Relationship between footshock intensity, post-training corticosterone release and contextual fear memory specificity over time (raw data)

Published: 31-01-2020| Version 5 | DOI: 10.17632/n5zdf72x6s.5
Contributors:
Moisés Dos Santos Corrêa,
Barbara Vaz,
Gabriel Grisanti,
Joselisa de Paiva,
Paula Tiba,
Raquel Vecchio Fornari

Description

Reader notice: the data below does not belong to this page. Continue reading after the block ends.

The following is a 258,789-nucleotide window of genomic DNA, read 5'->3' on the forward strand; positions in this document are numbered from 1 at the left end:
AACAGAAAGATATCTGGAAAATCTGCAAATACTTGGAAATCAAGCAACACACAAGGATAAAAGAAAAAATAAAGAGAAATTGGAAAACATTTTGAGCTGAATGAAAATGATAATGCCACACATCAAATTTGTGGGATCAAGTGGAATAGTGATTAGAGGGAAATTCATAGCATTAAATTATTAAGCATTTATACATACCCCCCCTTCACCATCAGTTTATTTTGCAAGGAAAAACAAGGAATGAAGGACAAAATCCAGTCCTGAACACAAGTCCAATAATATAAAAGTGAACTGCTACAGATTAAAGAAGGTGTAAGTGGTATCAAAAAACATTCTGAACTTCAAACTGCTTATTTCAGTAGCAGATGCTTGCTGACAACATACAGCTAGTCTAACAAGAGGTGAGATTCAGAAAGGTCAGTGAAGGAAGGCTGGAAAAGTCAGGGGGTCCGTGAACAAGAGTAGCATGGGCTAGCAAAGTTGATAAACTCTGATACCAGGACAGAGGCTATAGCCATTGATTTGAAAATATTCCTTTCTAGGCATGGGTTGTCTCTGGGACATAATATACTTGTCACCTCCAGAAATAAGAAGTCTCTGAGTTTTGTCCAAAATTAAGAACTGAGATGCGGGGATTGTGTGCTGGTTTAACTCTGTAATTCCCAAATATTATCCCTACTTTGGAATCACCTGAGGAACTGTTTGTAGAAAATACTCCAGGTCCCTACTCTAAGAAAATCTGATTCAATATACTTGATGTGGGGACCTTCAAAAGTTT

This is the data for the article "Relationship between footshock intensity, post-training corticosterone release and contextual fear memory specificity over time". The abstract of this paper states: "Overgeneralized fear has long been implicated in generalized anxiety and post-traumatic stress disorder, however, time-dependent mechanisms underlying memory retrieval are still not completely understood. Previous studies have revealed that stronger fear conditioning training protocols are associated with both increased post-training corticosterone (CORT) levels and fear responses at later retrieval tests. Here we used discriminative contextual fear conditioning (CFC) to investigate the relationship between post-training CORT levels and memory specificity in different retrieval timepoints. Wistar rats were exposed to CFC training with increasing footshock intensities (0.3, 0.6 or 1.0mA) and had their blood collected 30 min afterwards to measure post-training plasma CORT. After 2, 14 or 28 days, rats were tested for memory specificity either in the training or in the novel context. Regression analysis was used to verify linear and non-linear interactions between CORT levels and freezing. Higher footshock intensities increased post-training CORT levels and freezing times during tests in all timepoints. Moreover, stronger trainings elicited faster memory generalization, which was associated with higher CORT levels during memory consolidation. The 0.3mA training maintains memory specificity up to 28 days. Additionally, linear regressions suggest that the shift from specific to generalized memories is underway at 14 days after training. These results are consistent with the hypotheses that stronger training protocols elicit a faster generalization rate, and that this process is associated with increased post-training CORT release." Disclaimer: The IDs of the animals were restarted from 1-1 at each timepoint. The replication animals were not reused from the main experiment. The overlap between ID numbers does not mean that the same animal was trained or tested in more than one parameter.